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    Gold Member IMHO's Avatar
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    Cyprus

    Anyone following what is currently happening in Cyprus. If I understand it correctly, the authorities decided to slap a tax on all monies held in bank accounts. 9.9% tax on all amounts over 100 000 and 6.? tax on below a 100 000. The rumor has caused a run on the banks and all accounts is frozen for withdrawal, including ATM, over the counter and EFT.

    My question is, if it goes through, what is the chances of the ANC following the example? Or even if it does not go through, that they try it in any case?
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    Site Caretaker Dave A's Avatar
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    Happily South Africa doesn't have the same factors in play that have led to the Cyprus situation.

    Ordinarily the problem would be solved by a devaluation of the currency, but with Cyprus being part of the Euro zone this isn't an option. The proposed tax essentially produces the same effects as a monetary devaluation.

    If you take a look at the slide of the Rand over the last two years, you'll see that we have already been "taxed", and quite a bit more than the Cyprus proposal at that too.
    The trouble with opportunity is it normally comes dressed up as work.

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    Gold Member IMHO's Avatar
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    I suppose that is one way of looking at it. The other way is looking at it as the ANC specifically raiding our accounts to fill their coffers. Devaluation of the rand is not quite the same thing. It is not going directly to the ANC. Can devaluation not be seen as a tax or penalty you pay to the world?
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    Diamond Member Justloadit's Avatar
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    They are basically saying that if you are thrifty with your bucks, and a responsible saver, you going to get taxed, so so much for providing for the future.

    The one solution to this is of course to stop supported the social grants, and the problem will be solved. My personal view is that the social grants support the non working part of the population. If they actually did some work, they would contribute to the country's economy, not drain it.
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    Site Caretaker Dave A's Avatar
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    My understanding of the Cyprus situation is the funds generated are going towards reducing the national debt to the Eurozone.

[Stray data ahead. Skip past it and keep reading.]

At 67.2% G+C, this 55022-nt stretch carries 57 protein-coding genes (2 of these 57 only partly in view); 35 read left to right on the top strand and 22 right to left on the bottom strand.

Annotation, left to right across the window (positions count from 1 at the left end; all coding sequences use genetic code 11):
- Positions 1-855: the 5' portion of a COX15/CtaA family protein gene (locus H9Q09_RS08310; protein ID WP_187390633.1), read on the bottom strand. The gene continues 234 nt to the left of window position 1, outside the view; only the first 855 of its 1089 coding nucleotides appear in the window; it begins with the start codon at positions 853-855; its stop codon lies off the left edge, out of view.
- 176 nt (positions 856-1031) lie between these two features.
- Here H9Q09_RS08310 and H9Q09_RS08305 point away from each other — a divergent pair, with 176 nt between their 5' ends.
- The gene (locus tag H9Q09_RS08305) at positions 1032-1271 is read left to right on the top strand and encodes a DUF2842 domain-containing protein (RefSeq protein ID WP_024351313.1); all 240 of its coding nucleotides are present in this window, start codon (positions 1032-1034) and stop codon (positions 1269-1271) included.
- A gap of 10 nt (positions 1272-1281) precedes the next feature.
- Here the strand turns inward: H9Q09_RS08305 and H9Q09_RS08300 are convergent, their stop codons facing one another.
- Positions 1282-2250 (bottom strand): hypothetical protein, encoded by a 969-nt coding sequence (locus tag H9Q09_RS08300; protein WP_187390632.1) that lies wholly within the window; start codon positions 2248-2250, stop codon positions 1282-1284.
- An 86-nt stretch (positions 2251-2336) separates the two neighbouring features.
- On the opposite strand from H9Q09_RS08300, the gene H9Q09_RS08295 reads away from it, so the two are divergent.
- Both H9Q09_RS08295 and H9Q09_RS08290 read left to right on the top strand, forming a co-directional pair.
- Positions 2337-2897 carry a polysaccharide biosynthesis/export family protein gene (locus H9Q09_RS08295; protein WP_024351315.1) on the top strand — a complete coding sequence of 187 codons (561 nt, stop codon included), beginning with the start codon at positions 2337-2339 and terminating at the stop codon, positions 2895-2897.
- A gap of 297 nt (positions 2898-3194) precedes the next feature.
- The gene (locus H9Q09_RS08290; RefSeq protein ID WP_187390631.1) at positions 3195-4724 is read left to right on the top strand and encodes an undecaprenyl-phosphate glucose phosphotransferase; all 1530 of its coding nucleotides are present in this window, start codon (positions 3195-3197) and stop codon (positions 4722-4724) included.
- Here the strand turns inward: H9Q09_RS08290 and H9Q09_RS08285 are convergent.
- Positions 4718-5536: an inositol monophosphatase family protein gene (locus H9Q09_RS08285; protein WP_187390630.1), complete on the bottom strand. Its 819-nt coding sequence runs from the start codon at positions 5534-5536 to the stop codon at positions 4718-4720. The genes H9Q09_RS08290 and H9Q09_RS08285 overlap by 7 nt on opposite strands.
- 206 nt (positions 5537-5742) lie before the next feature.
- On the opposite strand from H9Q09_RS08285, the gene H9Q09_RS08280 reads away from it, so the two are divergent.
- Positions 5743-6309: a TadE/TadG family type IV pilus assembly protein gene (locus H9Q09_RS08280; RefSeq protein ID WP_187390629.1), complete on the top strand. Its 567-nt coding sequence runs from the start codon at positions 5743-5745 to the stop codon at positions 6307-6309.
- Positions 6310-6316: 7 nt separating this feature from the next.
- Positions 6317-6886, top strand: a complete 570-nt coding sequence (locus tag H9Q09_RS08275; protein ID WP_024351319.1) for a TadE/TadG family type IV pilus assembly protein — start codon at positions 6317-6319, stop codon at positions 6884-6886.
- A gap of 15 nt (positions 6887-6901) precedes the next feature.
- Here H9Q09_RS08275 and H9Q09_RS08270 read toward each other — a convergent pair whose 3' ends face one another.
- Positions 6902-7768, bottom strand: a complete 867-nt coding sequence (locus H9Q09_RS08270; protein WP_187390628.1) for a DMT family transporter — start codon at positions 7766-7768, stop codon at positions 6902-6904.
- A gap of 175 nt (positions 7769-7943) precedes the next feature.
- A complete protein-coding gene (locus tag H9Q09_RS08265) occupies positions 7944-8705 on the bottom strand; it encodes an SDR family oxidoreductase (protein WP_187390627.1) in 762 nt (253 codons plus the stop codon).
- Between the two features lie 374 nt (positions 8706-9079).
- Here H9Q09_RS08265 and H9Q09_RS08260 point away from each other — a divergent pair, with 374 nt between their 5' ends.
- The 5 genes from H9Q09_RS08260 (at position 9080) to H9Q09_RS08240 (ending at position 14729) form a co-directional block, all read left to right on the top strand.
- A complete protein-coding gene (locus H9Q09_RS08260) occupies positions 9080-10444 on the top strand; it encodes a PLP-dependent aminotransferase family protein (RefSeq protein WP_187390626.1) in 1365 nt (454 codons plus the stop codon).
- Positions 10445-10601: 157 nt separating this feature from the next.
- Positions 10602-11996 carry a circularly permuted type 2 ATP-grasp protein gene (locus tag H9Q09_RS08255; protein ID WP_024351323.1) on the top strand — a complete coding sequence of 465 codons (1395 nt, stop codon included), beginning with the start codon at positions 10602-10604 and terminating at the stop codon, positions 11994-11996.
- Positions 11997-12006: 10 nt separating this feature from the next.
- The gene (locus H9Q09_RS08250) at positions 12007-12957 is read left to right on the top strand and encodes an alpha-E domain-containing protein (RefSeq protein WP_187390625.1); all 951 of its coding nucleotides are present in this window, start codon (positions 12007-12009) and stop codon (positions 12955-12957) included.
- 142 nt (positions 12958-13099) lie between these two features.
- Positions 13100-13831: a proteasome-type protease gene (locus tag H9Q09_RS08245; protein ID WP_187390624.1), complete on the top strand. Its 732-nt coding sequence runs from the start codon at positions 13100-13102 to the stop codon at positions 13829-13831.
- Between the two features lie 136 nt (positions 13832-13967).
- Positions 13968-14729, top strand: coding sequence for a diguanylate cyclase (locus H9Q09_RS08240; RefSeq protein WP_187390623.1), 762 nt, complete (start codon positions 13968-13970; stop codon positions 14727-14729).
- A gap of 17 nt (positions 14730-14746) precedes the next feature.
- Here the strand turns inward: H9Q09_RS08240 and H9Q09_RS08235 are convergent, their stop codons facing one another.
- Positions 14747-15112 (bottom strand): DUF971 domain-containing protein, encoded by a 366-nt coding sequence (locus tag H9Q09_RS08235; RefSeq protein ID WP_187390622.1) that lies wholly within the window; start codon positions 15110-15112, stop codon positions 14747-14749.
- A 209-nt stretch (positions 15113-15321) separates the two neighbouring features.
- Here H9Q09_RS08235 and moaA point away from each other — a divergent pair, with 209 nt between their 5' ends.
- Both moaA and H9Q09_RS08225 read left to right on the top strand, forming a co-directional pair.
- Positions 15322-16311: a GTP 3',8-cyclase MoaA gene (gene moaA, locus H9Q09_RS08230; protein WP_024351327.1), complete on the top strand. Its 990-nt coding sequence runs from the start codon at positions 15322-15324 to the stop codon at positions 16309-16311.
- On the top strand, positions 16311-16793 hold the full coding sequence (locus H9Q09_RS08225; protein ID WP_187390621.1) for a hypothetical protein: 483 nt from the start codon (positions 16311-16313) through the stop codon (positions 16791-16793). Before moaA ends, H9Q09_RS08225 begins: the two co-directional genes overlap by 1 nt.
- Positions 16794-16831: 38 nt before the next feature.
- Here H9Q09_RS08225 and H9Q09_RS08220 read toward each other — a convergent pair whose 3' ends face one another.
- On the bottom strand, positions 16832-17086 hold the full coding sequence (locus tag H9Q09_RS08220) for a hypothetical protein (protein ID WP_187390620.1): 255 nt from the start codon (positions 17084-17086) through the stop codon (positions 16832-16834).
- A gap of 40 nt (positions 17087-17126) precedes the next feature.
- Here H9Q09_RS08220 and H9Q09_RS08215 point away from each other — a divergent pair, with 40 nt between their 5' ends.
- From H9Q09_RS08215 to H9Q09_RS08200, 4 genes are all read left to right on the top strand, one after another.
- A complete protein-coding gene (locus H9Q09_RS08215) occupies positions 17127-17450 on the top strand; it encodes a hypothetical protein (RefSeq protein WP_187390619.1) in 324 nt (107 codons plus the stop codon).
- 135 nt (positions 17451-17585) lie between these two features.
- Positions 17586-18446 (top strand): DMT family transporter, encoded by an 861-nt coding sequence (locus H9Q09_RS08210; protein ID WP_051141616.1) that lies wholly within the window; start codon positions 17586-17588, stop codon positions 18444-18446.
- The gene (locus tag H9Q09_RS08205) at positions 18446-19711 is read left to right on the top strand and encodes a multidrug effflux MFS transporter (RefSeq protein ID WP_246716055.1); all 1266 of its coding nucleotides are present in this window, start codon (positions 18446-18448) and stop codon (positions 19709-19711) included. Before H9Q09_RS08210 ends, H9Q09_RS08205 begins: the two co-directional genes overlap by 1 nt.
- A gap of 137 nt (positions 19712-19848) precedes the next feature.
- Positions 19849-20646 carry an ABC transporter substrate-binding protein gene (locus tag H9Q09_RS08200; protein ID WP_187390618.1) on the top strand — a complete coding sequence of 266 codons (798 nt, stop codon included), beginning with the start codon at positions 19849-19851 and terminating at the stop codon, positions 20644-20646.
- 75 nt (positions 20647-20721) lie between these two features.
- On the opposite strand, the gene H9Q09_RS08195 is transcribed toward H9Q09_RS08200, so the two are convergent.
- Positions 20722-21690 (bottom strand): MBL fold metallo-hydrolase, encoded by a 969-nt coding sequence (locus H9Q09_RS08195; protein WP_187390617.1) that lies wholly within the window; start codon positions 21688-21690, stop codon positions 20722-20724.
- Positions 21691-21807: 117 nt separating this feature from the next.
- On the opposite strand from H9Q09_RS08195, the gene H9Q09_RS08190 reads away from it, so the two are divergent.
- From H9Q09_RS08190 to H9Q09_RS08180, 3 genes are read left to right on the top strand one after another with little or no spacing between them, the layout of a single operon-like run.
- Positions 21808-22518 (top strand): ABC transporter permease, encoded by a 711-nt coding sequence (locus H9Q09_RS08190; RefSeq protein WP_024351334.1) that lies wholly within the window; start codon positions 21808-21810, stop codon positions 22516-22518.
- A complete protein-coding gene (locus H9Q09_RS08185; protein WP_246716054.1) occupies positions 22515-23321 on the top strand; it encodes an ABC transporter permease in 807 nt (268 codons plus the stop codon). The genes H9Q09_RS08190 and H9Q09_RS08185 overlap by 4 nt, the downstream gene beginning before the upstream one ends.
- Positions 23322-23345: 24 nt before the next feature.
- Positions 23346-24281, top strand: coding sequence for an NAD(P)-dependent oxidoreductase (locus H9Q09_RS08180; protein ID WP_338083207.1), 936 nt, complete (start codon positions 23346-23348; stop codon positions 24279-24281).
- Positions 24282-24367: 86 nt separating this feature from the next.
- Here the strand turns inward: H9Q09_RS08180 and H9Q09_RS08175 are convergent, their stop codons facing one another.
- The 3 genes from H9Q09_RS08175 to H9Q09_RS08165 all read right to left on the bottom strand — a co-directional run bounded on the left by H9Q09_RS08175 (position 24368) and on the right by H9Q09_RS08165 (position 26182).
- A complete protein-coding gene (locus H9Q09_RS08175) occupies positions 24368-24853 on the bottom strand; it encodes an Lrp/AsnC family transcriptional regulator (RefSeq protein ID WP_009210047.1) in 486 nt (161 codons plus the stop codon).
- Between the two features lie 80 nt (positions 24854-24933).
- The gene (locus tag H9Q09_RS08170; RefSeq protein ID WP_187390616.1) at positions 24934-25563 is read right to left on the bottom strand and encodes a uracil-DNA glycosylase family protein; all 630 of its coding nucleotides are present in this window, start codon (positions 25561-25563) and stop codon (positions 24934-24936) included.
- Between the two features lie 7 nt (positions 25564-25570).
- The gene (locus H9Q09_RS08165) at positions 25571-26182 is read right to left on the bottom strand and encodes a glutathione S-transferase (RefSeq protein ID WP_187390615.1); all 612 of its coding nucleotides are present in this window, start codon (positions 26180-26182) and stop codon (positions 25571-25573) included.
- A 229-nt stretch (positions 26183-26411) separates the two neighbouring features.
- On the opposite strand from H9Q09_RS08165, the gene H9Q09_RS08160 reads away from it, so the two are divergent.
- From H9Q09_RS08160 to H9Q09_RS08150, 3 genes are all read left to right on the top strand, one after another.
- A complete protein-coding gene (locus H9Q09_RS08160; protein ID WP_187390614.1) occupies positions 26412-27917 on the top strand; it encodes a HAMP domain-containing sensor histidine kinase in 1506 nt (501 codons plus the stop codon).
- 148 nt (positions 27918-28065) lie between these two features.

I guess my point is the "ruling party" here doesn't have the same ammunition as Cyprus (and to some extent the Eurozone authorities) to justify a similar raid of people's bank accounts.

    It's probably worth pointing out that the Cyprus bank account raid is far from a done deal yet. There are some very stern questions being asked of the move, and it certainly isn't popular politically.
    The trouble with opportunity is it normally comes dressed up as work.

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    Site Caretaker Dave A's Avatar
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    Quote Originally Posted by Dave A View Post
    It's probably worth pointing out that the Cyprus bank account raid is far from a done deal yet.
    And now officially dead. The Cyprus government has voted against the move.
    The trouble with opportunity is it normally comes dressed up as work.

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    We have Cypriot citizenship, thereby European citizenship. The Cypriots bailed out main land Greece, but something to take note of, Cyprus used to have, with the Cypriot pound, the strongest currency in the world, even stronger than the English pound. But times have changed. This is a second Switzerland, banking wise. Even normal citizens from all over the world deposited their money in Cypriot banks, for a good reason. Even major governments, like the Russians, felt comfortable with this. Why? Gas fields off shore from Cyprus. But a Greek is a Greek when it comes to money. Cyprus's state departments, like most of the main land governments, are bloated with not so efficient servants. Corruption is rife and delivery slow.

    This is going to be a process to take note of.

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